Coping with lamb price rollercoaster by investing in flock fertility
Significant financial bounty from raising ewe productivity
The way you sheep farmers cope with the finished lamb price rollercoaster is remarkable, writes Animax vet Dr Elizabeth Berry.
This is all the more so considering what industry pundits have said about the likely impacts of EU-UK trade relations, the Australia trade deal in the UK, and environment programmes everywhere. Clearly, these and other agri-policies are relevant and serious for sheep production wherever you are. But they’re also somewhat outside your control.
Much closer to home are things you can do for yourself to increase flock productivity and maximise financial results, wherever we find ourselves on the rollercoaster this time next year.
As you know from hard earned experience, the biggest driver by far of sheep profitability in all systems and all locations remains the number of lambs sold per ewe. And the run up to the breeding season is the most fruitful time of the year to influence this.
So in addition to pre-breeding tests on rams, it’s worth reviewing how ewe preparation could be tweaked for better results.
The all-important bottom line – UK
Increasing lambs sold per ewe from 1.6 to 1.8 for example is worth more than £5,000 in a 300-ewe flock at a typical 2020 price (c.£4.50/kg DW). If the current (July 2021) buoyant prices hold up, this financial bounty would be more than £7,000 from 300 ewes.
= £5,760, or £7,200 at £6.00/kg DW.
The all-important bottom line – Ireland
Increasing lambs sold per ewe from 1.6 to 1.8 for example is worth about €4,000 in a 200-ewe flock at a typical 2020 price (c.€5.00/kg DW). If the current (July 2021) buoyant prices hold up, this financial bounty would be rather more than €5,000 from 200 ewes.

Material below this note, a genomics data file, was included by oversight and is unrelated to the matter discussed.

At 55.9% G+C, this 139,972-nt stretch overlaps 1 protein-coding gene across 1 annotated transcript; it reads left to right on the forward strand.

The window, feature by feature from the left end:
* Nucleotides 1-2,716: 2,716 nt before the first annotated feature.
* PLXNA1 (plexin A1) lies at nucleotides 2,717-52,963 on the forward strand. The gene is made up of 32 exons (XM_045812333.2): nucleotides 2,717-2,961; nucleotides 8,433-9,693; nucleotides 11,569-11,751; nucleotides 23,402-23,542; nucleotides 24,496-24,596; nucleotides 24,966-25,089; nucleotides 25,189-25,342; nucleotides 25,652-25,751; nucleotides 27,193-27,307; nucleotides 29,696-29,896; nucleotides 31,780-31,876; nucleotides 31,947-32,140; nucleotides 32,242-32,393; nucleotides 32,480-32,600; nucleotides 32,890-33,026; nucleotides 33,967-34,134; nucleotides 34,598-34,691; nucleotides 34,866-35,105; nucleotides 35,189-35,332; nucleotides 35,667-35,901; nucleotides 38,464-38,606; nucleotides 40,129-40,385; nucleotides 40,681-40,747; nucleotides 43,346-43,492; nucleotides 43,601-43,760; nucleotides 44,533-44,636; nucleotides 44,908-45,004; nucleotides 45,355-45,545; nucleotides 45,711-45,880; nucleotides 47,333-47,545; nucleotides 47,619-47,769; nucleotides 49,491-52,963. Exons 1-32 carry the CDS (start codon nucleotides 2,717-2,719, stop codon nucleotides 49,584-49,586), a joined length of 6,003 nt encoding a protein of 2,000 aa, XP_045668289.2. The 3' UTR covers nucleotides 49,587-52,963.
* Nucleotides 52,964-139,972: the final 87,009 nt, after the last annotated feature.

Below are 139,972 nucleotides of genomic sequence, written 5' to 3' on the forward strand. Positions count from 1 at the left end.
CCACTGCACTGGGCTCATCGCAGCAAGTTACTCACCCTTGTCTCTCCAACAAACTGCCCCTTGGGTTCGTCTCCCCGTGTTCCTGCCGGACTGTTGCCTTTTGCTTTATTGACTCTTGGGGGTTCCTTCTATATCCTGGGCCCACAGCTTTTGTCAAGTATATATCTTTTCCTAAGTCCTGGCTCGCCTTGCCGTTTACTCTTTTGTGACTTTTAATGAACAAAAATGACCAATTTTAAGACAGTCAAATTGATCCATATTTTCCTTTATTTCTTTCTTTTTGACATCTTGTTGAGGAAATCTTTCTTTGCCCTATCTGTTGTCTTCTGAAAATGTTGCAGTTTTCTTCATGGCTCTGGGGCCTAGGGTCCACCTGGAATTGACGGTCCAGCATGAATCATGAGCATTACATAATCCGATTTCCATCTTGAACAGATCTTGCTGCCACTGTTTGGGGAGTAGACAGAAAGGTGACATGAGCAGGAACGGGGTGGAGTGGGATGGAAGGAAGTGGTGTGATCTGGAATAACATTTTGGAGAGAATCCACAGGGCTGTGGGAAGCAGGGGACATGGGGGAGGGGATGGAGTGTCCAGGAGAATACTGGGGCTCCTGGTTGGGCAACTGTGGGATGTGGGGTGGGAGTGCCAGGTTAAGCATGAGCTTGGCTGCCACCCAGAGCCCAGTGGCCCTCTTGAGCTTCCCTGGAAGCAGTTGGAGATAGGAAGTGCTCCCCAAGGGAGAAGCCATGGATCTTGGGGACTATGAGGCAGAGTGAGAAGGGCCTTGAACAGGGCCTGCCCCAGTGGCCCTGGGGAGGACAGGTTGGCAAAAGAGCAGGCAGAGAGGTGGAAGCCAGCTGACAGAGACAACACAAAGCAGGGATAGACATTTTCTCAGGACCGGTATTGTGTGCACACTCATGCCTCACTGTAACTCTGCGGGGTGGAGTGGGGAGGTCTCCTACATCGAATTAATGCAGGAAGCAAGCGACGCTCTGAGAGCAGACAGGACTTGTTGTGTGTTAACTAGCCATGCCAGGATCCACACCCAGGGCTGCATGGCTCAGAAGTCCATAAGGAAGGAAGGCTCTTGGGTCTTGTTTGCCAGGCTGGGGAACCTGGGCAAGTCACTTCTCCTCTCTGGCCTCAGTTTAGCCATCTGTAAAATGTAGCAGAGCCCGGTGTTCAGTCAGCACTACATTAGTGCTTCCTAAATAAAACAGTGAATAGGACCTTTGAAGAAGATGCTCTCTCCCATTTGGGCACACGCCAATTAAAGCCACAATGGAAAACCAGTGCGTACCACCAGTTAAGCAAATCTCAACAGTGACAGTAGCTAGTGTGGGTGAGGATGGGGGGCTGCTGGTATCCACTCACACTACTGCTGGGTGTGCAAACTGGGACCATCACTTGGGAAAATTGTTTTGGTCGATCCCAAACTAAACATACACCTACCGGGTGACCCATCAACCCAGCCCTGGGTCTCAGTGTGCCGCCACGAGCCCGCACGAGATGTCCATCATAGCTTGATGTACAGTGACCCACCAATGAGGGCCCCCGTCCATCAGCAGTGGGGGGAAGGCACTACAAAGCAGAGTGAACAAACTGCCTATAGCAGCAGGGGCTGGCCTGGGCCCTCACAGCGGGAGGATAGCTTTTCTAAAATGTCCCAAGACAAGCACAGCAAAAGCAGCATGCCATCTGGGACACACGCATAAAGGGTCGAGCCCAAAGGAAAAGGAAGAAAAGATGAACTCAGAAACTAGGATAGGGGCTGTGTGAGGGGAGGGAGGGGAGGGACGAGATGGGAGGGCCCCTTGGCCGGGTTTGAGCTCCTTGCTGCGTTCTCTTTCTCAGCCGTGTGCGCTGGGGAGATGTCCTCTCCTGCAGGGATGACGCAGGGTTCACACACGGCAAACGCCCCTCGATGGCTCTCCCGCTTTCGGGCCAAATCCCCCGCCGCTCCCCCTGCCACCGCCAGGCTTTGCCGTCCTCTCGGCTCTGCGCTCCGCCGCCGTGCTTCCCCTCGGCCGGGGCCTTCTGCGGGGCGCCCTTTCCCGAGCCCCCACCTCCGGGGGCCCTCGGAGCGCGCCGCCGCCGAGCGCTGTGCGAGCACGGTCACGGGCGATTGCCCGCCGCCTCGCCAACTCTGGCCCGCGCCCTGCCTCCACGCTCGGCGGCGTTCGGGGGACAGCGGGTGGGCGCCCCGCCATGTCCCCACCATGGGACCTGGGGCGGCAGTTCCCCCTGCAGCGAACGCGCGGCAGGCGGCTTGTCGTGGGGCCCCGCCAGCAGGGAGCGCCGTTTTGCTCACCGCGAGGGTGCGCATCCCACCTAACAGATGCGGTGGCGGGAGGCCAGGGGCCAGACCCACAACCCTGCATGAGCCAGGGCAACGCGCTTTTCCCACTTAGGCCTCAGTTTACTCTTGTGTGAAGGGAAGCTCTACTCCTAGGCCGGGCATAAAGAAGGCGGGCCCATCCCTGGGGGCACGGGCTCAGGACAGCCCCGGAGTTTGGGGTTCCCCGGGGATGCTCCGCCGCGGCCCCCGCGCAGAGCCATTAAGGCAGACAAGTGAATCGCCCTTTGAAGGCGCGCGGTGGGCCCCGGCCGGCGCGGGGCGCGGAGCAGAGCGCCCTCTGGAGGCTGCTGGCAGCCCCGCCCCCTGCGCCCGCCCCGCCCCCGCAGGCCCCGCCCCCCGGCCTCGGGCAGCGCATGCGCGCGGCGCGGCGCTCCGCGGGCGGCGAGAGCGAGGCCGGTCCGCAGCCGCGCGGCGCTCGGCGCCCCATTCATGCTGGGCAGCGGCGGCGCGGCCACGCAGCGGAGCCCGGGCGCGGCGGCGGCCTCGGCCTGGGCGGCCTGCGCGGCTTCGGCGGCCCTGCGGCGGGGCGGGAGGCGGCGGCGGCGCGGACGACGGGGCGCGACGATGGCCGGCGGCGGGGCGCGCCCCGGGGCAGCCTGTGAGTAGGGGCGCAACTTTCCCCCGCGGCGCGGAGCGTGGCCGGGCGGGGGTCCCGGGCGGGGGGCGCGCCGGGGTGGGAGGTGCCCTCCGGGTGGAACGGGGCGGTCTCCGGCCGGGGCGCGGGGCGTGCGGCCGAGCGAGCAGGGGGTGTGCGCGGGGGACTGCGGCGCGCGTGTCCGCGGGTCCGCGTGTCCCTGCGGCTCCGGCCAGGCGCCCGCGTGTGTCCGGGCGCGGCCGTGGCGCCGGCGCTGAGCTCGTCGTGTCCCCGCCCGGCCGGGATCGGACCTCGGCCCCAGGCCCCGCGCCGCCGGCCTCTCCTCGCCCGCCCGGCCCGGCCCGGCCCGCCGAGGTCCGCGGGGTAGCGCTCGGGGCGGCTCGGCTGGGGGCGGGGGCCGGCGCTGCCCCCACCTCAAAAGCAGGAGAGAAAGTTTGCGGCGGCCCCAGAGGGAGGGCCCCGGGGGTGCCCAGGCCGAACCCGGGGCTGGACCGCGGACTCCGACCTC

= €4,000 (or €5,600 at €7.00/kg DW).
Clearly, these kinds of result depend on finding improvements and many easy wins of the past are standard practice today. But on some, perhaps many farms, this doesn’t yet include providing assured daily trace element supplementation in the important pre-tupping period. Indeed much of UK and Ireland’s pastures are up to 50% deficient in critical trace elements.
The essentials for high conception rates are selenium, cobalt and iodine, plus optional copper depending on breed, management and soil types with known deficiency. Although some supplements also contain zinc, this is largely unnecessary because sheep are very rarely deficient in this mineral.
Benefits of Tracesure (UK) or Allsure (ROI) boluses:
- Stronger ovulation, higher embryo survival
- Higher lambing %, fewer barren ewes
- Minimal handling, ‘give and forget’ for 180 days
- Easy copper option if required (e.g. prevention of swayback in lambs)
- Easy to give, no risk (to ewe or you)
One of the easiest and most reliable methods of supplementation is a 180-day bolus from Animax to provide a consistent daily supply. To reduce your workload too, boluses can be given at the same time as other tasks including worming, vaccinations and foot checks. The best timing is six to 12 weeks before rams are put in with your ewes.
Of course, our recent experience in UK and Ireland alike of buoyant finished lamb prices will prompt wily farmers or shepherds like you to recall, “this won’t last forever and may not even last long”, even though decent prices are exactly what you lamb producers deserve. Meanwhile, if you want to sell more lambs next year without increasing ewe numbers, take a look at what farmers David Cromie and Cathal Joyce say here below.
“Fitter ewes, compact lambing and lots of lively lambs at birth are reported by Cathal Joyce, Tuam, Co Galway.
He boluses ewes with Allsure four to six weeks before ram turnout to cover the full pregnancy.
Cathal also boluses bought-in store lambs for maximum thrive on kale grown for finishing lambs.
“Fitter ewes, higher conception rates, a more compact lambing period, and consistent lamb birth-weights” reports David Cromie in County Down.
Twice-yearly, his Millhaven Charollais and commercial crossbred ewes are bolused with Tracesure Sheep & Lamb, well ahead of breeding and again pre-lambing.
“In addition to increased production, we also value the peace of mind that trace element deficiencies are covered,” he says.
Hopefully this provides some food for thought. Please contact us to discuss how we might help you.
Elizabeth Berry, Animax Veterinary Director